I’ve become hooked on AmateurLogic.TV. The guys cover all sorts of things from “how to get the best from your camera” to how to build your own 2.4Ghz “Cantenna”, home made high voltage capacitors (I’m still waiting to see the fruits of Jim’s Labour in action). All very well presented, well done guys!
I’ve mentioned before the GAISS project (here and here). It wasn’t in the original plan, but we are now receiving the MAP27 information from the ‘base’ radio, and making them available for a small conversion appplication that re-transmits them on the National APRS frequency of 144.800Mhz. This allows us to leverage the already existing APRS infrastructure in place to get our ‘position packets’ to go around corners where there is no existing RF path.
Our GAISS GUI will then be able to pluck the relevant data from the APRS data stream and plot the positions of the SEMRA personnel that are out walking for the event. Delighted as we are to have this much working (and that we will have something to show at the Galtee Walking Festival), we are still a long way of a ‘finished’ prototype.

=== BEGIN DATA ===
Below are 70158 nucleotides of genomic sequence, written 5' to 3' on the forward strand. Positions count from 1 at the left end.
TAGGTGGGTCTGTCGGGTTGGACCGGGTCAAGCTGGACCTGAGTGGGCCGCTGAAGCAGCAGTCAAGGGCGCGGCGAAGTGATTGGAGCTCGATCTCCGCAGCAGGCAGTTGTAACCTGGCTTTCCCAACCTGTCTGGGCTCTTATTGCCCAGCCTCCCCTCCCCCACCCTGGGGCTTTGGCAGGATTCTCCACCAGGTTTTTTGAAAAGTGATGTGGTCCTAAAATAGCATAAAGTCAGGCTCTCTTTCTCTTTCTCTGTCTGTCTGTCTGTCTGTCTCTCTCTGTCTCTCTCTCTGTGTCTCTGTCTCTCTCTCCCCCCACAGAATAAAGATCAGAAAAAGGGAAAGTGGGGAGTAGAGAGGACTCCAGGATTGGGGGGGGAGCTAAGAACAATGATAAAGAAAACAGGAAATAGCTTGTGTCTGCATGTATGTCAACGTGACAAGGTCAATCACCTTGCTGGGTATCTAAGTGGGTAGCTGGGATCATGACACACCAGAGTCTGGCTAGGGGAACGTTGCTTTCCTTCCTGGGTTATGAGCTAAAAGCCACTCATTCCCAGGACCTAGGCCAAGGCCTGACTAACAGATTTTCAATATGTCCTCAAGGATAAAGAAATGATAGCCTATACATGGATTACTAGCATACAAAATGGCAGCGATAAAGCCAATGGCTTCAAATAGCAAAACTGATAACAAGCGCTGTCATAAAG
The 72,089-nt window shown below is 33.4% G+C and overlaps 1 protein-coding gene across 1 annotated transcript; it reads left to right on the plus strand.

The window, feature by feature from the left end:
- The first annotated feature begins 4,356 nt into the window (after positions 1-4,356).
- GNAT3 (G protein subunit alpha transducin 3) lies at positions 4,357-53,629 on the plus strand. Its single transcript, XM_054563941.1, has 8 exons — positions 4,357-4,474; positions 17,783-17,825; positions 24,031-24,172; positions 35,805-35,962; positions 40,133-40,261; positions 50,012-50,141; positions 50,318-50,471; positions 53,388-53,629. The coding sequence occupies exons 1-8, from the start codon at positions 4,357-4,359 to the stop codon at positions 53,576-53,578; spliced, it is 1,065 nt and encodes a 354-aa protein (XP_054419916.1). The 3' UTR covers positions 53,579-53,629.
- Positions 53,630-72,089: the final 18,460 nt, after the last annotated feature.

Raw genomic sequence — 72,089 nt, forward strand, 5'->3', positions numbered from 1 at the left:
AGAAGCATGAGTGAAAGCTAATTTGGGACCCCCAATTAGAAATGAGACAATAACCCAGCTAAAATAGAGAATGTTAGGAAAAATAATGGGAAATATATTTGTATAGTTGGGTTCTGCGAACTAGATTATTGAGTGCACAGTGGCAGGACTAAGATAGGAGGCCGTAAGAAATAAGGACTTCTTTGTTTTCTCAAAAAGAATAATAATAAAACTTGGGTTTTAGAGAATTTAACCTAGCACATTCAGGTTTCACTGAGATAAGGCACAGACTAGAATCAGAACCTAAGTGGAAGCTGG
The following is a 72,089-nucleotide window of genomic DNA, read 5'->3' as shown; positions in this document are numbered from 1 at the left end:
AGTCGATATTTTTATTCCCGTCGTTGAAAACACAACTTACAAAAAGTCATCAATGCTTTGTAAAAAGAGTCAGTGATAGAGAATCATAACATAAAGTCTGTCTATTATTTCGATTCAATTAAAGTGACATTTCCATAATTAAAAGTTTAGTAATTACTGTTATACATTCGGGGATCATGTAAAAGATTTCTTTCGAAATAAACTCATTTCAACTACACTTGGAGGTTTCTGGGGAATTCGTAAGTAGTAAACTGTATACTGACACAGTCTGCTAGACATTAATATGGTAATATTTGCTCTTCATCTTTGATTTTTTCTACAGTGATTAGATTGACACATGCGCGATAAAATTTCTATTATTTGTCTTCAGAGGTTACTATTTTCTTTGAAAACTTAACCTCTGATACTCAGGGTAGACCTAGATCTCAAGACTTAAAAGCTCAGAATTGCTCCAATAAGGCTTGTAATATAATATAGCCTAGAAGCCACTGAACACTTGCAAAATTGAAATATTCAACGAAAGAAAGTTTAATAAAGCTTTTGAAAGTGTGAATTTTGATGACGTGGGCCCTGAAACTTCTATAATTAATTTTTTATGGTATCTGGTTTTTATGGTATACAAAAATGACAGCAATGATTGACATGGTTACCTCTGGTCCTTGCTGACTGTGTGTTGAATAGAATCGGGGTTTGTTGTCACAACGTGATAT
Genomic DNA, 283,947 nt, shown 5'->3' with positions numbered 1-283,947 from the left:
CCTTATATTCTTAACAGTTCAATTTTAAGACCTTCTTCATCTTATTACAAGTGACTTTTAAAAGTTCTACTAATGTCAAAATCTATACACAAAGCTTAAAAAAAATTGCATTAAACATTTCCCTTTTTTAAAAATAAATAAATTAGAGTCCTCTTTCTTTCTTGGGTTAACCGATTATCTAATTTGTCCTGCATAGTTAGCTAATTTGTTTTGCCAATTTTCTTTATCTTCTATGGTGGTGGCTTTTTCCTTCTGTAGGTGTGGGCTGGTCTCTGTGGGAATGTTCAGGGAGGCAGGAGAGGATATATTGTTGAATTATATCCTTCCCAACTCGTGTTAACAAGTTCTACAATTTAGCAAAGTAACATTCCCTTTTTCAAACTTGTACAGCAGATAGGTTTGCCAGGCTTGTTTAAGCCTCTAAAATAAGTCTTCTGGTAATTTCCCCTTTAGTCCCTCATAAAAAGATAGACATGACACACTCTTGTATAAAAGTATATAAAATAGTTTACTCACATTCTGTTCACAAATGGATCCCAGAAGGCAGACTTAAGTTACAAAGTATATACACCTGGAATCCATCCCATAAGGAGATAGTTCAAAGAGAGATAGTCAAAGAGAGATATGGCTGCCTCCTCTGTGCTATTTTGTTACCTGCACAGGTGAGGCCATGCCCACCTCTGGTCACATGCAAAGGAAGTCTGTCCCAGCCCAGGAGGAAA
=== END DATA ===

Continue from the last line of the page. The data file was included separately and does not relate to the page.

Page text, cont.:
Dxtuners has closed. I had gotten used to using it when travelling to keep an eye on things ‘back home’.
Last weekend I came across this post by Steve Haigh. His updated version of pcrd compiled fine on my ubuntu machine (though I did fix one small mistake).
Well I think they were right, all of about 8 lines of tcl and its working again. Log in to #frequencydb on zirc and say hello.
Mad busy at the moment, I keep forgetting to post and I keep forgetting to practice Morse (6’s B’s & J’s still bothering me).
We have two weeks to go before our “Field Trial” of the GAISS project. The Field trial is going to be over the weekend of the Galtee Walking Festival, the 2nd and 3rd of June. As well as trying to make sure GAISS works for the weekend, I’m also organising AREN and TARG’s involvement in providing communications for each walk for the weekend. We are still looking for licensed experimenters (Radio Hams) to help out on the weekend.
In GAISS, at this stage we are able to extract GPS information from the Simoco Radio’s. Though we haven’t managed to display one in our GUI yet. Our initial plans for a WiFi link from our receive site back to ‘Base’ were scuppered by unhelpful terrain. Plan b is to turn the received MAP27 GPS information packets into APRS packets, which we can then re-transmit over the existing APRS network.
Kristian and I are in the middle of doing our SRC Modules 1 and 2 ( Which will come in useful, should I ever find the time to get back into An Seabhac Mara), as we need them to operate at the Field Trial.
Pressure is on!